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Congolese Head To Polls, Except In Some Ebola-Hit Areas


Almost 40 million Congolese are eligible to vote today for their new president in highly anticipated and much delayed elections. The build up to the vote was fraught with logistical and technical problems, prompting a week-long postponement. And there was some campaign violence with the security forces cracking down on opposition supporters. NPR's Ofeibea Quist-Arcton is in the capital Kinshasa observing the vote and joins us now. Good morning.


FADEL: Ofeibea, why has it taken so long to finally hold this election? And we should add, it's still delayed for parts of the country.

QUIST-ARCTON: That's the selfsame question Congolese are asking. How come it's only now they're going to the polls? And add to that, there's been a one-week extra delay because the election commission said it had technical problems and logistical problems and was not able to hold the vote on 23 of December, as was meant to happen. Now President Kabila says it was because of a rebellion in the east and troubles in other parts of Congo. That was the priority. So that is why he hasn't left office yet.

But many Congolese are saying, no. You've been a caretaker president for two long years. It's time for change. It's time for us to move on. At last, they're voting. This morning in Kinshasa, there were torrential rainstorms. And there was a very, very timid participation. But now the sun's out. And we are seeing long, long, long lines at polling stations as the Kinois, as they're called - people of Kinshasa, men and women - wait to vote enthusiastically and patiently.

FADEL: And it sounds like people are out in lines. Are there any reports of problems?

QUIST-ARCTON: There have been some logistical problems. Early on, we heard that some polling stations did not have the list of voters, so people had to wait. Although, they were keen to vote. And we've also heard from observers - and these are local observers because the election commission and the authorities here have not allowed many international observers. They say there have been problems with these controversial voting machines being used for the first time, that some haven't worked at all and that others have had problems. But it's early days yet.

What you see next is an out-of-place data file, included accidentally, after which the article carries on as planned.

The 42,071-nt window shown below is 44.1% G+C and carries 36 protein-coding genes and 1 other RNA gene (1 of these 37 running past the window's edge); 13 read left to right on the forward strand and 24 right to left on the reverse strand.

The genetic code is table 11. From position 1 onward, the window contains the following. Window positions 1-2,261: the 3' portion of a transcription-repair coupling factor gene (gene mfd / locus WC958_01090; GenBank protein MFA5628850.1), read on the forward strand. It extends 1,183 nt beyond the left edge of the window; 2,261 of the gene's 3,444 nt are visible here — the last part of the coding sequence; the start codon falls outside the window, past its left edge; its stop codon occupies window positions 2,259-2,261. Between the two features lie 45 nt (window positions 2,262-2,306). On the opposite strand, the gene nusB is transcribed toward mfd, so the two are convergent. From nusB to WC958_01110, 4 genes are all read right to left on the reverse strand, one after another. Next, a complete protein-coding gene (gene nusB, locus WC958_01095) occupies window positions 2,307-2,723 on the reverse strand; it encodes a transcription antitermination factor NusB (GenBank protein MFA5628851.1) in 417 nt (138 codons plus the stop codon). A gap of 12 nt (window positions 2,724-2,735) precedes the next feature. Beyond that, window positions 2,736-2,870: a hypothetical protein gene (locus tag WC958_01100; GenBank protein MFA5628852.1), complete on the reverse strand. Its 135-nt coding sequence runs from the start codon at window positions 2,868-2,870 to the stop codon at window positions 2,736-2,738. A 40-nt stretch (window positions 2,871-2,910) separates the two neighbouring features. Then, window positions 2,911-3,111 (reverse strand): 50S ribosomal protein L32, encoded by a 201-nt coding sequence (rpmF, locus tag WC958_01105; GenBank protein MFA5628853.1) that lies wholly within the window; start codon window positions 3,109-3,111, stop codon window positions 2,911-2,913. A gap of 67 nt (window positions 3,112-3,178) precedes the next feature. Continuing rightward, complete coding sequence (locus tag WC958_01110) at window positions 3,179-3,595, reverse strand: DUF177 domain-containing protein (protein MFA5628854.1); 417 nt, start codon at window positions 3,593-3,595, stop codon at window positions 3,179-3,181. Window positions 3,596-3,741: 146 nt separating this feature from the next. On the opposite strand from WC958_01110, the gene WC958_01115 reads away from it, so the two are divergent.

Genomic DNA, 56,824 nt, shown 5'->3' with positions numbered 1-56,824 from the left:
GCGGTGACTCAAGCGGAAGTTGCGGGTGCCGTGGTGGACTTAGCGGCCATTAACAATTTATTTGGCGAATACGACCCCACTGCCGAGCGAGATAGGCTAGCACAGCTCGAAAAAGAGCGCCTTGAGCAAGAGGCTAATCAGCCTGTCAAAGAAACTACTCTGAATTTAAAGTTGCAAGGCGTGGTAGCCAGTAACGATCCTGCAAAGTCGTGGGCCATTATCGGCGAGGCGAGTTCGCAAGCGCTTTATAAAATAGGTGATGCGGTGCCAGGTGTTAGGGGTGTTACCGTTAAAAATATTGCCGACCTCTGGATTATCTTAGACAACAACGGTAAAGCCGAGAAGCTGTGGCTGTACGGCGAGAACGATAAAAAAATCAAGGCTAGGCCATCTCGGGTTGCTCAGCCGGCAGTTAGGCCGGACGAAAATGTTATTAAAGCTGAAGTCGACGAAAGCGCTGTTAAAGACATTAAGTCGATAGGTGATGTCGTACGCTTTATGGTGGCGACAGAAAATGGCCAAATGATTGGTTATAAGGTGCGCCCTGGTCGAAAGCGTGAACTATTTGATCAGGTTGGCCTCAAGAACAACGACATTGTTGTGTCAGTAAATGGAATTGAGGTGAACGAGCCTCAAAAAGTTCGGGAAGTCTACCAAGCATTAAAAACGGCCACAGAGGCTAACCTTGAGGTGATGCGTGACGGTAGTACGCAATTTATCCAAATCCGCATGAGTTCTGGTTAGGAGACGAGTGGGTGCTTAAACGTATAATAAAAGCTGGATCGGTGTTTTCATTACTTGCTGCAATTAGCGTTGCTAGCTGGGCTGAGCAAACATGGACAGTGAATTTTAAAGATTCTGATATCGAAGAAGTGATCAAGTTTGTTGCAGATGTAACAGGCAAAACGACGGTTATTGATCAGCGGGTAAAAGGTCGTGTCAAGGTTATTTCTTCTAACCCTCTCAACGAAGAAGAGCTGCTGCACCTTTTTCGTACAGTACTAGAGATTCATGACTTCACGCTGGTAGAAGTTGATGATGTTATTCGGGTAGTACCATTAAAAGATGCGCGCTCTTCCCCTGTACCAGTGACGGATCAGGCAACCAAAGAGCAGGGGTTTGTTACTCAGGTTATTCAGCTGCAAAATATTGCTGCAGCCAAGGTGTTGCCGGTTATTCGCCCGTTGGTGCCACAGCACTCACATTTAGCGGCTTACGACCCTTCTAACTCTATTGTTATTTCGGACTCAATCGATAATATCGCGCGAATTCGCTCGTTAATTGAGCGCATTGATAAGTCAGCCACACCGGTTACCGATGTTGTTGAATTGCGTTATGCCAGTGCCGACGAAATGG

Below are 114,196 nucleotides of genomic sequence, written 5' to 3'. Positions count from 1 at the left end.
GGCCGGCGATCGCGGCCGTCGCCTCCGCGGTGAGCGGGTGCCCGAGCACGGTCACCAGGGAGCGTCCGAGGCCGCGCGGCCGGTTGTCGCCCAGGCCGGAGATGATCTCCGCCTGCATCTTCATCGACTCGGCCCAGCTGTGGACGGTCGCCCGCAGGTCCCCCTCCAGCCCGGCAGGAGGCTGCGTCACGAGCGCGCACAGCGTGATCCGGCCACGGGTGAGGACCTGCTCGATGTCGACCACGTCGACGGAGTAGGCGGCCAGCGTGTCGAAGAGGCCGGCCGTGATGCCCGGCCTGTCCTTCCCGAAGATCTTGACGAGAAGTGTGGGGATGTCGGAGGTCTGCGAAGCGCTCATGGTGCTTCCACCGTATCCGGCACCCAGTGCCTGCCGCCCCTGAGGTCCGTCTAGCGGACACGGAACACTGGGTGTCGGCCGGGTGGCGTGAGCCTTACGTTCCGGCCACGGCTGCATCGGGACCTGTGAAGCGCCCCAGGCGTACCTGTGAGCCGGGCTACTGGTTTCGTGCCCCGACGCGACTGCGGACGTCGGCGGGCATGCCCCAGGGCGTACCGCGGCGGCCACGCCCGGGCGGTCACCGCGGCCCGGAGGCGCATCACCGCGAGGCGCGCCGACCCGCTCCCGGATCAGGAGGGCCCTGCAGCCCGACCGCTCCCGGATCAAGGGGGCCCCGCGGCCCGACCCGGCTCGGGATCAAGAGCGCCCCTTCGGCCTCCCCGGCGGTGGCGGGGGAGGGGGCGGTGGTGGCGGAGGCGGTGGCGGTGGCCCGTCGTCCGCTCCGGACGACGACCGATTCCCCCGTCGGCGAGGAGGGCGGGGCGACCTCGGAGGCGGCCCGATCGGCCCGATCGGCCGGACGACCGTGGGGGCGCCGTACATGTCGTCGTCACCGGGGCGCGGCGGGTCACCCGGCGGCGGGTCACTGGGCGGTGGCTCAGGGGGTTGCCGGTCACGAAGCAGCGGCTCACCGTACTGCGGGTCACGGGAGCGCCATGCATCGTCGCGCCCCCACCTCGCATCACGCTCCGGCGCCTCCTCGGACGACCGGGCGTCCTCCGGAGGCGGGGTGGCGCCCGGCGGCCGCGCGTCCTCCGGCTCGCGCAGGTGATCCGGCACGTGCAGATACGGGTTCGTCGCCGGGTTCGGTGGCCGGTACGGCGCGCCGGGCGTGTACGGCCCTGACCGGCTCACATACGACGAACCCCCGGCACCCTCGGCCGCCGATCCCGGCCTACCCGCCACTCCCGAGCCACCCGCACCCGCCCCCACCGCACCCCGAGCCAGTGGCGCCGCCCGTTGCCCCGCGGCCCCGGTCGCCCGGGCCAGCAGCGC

FADEL: Right.

QUIST-ARCTON: And people are certainly patiently waiting to vote.

FADEL: So what are the voters that you're seeing in these lines there in Kinshasa telling you?

QUIST-ARCTON: A range - there are those who say they are going to vote for continuity, although President Joseph Kabila is standing down after almost 18 years in power. So he is not standing for re-election. He has handpicked a presidential candidate of the governing coalition. Some, they say they want continuity. But many more people are saying, it's time for change. We need change. We need education. We need health. We need all sorts of social improvements in Congo. And it's only with a new opposition leader as president that we're going to have that.

FADEL: And now with parts of the country still not voting till March, will we have any idea later today of who might become the new president?

QUIST-ARCTON: I've got to tell you, Leila, there's been absolute opposition fury because two areas of eastern Congo were hit by Ebola. And then one town in the west where there has been communal violence, more than a million voters, the opposition say, have been disenfranchised in their strongholds. We'll have to see when results will be in. They've got to be announced by about the 10 of January. And then by mid-January, a new president should be sworn in. Everybody is holding their breath, saying, let it be peaceful. Let us vote for our new president as we want to.

FADEL: That's NPR's Ofeibea Quist-Arcton in Kinshasa. Thank you so much.

QUIST-ARCTON: Always a pleasure, thank you.

(SOUNDBITE OF PODINGTON BEAR'S "VIBE DRIVE") Transcript provided by NPR, Copyright NPR.

Ofeibea Quist-Arcton is an award-winning broadcaster from Ghana and is NPR's Africa Correspondent. She describes herself as a "jobbing journalist"—who's often on the hoof, reporting from somewhere.